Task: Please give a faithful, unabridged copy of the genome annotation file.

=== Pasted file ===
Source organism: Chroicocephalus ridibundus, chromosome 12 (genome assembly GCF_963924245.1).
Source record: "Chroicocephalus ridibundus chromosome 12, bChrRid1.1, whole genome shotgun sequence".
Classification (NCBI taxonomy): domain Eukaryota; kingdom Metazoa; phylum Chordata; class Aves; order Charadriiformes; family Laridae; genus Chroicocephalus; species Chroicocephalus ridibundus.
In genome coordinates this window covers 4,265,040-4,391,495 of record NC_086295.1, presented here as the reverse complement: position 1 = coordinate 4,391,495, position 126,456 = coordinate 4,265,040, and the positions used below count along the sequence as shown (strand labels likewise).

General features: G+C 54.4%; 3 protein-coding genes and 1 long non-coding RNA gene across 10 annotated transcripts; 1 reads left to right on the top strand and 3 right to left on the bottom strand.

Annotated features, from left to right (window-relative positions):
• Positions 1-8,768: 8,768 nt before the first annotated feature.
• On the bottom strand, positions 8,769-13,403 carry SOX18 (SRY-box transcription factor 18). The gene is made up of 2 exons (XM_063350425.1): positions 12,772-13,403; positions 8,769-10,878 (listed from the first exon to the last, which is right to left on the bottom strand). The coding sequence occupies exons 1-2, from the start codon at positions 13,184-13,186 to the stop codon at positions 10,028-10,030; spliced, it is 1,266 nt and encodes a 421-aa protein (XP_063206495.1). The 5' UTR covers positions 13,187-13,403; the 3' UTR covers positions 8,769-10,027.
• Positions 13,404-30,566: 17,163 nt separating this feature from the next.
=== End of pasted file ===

Source organism: Chroicocephalus ridibundus, chromosome 12 (genome assembly GCF_963924245.1).
Source record: "Chroicocephalus ridibundus chromosome 12, bChrRid1.1, whole genome shotgun sequence".
Classification (NCBI taxonomy): domain Eukaryota; kingdom Metazoa; phylum Chordata; class Aves; order Charadriiformes; family Laridae; genus Chroicocephalus; species Chroicocephalus ridibundus.
In genome coordinates this window covers 4,265,040-4,391,495 of record NC_086295.1, presented here as the reverse complement: position 1 = coordinate 4,391,495, position 126,456 = coordinate 4,265,040, and the positions used below count along the sequence as shown (strand labels likewise).

General features: G+C 54.4%; 3 protein-coding genes and 1 long non-coding RNA gene across 10 annotated transcripts; 1 reads left to right on the top strand and 3 right to left on the bottom strand.

Annotated features, from left to right (window-relative positions):
• Positions 1-8,768: 8,768 nt before the first annotated feature.
• On the bottom strand, positions 8,769-13,403 carry SOX18 (SRY-box transcription factor 18). The gene is made up of 2 exons (XM_063350425.1): positions 12,772-13,403; positions 8,769-10,878 (listed from the first exon to the last, which is right to left on the bottom strand). The coding sequence occupies exons 1-2, from the start codon at positions 13,184-13,186 to the stop codon at positions 10,028-10,030; spliced, it is 1,266 nt and encodes a 421-aa protein (XP_063206495.1). The 5' UTR covers positions 13,187-13,403; the 3' UTR covers positions 8,769-10,027.
• Positions 13,404-30,566: 17,163 nt separating this feature from the next.